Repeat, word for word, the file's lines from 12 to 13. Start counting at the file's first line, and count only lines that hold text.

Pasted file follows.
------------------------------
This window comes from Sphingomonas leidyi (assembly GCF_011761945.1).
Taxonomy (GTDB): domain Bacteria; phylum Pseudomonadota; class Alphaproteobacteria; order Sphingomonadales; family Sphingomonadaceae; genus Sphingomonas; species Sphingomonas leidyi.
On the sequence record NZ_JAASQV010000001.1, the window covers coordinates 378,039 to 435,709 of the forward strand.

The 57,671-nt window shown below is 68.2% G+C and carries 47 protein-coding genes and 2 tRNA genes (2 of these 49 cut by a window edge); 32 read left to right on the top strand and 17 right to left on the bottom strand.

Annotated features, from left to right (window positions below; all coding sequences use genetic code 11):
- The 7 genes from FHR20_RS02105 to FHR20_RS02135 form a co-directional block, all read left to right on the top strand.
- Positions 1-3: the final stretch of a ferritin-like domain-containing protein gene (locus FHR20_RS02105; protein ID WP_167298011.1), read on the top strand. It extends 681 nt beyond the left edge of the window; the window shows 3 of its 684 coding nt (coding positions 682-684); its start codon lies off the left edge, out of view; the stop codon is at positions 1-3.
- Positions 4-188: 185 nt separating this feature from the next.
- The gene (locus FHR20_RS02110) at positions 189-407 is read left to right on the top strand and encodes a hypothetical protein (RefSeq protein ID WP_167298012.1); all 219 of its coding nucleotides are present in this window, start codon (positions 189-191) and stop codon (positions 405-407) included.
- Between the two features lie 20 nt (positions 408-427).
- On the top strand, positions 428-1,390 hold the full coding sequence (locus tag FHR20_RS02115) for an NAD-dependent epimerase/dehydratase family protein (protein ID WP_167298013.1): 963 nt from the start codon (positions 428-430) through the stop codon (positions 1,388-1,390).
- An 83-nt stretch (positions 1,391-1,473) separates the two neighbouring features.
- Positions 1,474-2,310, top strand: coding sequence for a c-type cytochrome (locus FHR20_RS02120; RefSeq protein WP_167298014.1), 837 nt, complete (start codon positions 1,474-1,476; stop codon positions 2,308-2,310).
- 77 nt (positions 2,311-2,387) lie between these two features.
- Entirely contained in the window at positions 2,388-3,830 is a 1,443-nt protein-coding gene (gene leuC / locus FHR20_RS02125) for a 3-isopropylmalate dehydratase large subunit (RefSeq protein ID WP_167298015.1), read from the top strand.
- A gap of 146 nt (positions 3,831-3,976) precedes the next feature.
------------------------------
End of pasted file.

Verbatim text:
- An 83-nt stretch (positions 1,391-1,473) separates the two neighbouring features.
- Positions 1,474-2,310, top strand: coding sequence for a c-type cytochrome (locus FHR20_RS02120; RefSeq protein WP_167298014.1), 837 nt, complete (start codon positions 1,474-1,476; stop codon positions 2,308-2,310).